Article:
Monday, 4 April 2016

Oatmeal Stout
 By Brett Tyrell

Oatmeal Stout is a beer I love to brew, and coincidentally, love to drink. I love the roastiness along with the complimentary "rich" mouthfeel given by the oats. It is a beer that feels "bigger" than it actually is, so it's easy to have a few pints, and wake up shiny the next day.

Brewing an Oatmeal Stout is quite a simple brew-day, not requiring and complex processes. There is no special equipment or steps, with the exception of how you toast your oats prior to adding them to the recipe.

The rolled oats themselves can be from any source. You could buy them from your Brew store, buy organic, fair-trade, certified oats from your local hippie health store. Me, I just buy them from Aldi. Just make sure to buy rolled oats, not "Quick Oat". Quick Oats have already been partly gelatinised in the factory, so lose a lot of the rich, silky mouthfeel.

I toast the oats in the oven prior to adding them to my malt bill. Spread them out in a thin layer on a baking tray in a ~190 deg C oven, and toast until they're a dark brown, just short of starting to burn. This usually takes about 20 minutes. Make sure to give them a turn every 5 minutes or so, so they toast evenly. The whole house will think you're baking Anzac cookies, as they smell great.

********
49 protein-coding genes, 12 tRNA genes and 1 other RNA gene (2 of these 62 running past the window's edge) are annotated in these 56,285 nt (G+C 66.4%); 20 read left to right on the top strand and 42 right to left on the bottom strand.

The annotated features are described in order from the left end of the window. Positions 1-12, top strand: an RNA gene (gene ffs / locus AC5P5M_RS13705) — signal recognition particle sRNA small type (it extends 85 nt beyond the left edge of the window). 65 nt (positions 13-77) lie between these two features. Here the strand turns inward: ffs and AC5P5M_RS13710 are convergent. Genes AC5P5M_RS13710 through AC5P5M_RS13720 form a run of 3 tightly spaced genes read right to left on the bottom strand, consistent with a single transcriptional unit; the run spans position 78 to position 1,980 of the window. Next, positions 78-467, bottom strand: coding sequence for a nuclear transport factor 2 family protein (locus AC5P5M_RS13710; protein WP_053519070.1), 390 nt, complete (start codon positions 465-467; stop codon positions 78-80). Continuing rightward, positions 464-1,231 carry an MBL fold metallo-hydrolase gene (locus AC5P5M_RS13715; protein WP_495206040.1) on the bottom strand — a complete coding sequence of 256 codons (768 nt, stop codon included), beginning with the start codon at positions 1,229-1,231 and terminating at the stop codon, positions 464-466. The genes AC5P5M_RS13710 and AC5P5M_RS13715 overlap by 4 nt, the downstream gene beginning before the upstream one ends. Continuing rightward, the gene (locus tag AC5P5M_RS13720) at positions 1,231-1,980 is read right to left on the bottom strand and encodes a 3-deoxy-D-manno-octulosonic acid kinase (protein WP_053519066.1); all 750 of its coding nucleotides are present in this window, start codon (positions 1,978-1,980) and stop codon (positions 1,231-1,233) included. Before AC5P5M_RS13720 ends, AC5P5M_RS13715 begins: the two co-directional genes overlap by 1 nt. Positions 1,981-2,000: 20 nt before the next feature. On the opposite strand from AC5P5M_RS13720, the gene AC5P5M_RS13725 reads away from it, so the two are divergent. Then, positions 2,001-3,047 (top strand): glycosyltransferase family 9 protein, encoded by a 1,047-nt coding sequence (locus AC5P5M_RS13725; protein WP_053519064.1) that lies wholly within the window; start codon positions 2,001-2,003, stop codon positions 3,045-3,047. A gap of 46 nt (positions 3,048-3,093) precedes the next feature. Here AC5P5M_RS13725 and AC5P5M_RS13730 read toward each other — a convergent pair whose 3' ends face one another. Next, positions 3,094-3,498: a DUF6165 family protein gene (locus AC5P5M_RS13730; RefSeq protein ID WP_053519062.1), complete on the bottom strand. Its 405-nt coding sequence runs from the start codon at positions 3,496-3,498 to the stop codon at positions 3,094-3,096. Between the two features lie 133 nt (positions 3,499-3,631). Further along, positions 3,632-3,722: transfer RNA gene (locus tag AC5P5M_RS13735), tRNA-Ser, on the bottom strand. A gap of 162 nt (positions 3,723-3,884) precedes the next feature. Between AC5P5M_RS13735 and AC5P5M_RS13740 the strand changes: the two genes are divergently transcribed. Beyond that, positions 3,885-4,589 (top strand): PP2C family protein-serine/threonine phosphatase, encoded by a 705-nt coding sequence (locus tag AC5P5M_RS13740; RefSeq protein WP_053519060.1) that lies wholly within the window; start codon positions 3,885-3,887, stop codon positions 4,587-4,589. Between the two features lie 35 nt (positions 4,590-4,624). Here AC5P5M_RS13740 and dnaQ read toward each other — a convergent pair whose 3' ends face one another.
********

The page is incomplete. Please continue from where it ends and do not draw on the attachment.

After toasting, let the oats cool, prior to adding them to the rest of your grain bill. I have my own mill, so I like to feed the oats through the mill as I'm crushing the rest of my grains. For those who don't mill their own, you can just add them to the mash.

I use a very simple single-infusion mash at 66 deg C, for 60 minutes. I use a teaspoon of Calcium Chloride in the mash as I have very soft water, and find it helps assist conversion.

A single hop addition of East Kent Goldings at 60 minutes left to boil is all it needs. You can just as easily use any UK hop, as there is very little hop character desired in the beer. I avoid US or other "fragrant" hops, as even after a full hour boil, some of the piney-ness still comes through.

I've tried a number of different types of yeast, and I keep coming back to the Wyeast #1187 "Ringwood Ale". I find it reliable yeast that gives a good amount of character, without being over the top. I ferment at 20 deg C, which gives a nice balance of esters.

Keg/bottle it, give it a little time to mature (2 months is ideal), and enjoy

1 comment:

Mia Gomez said...
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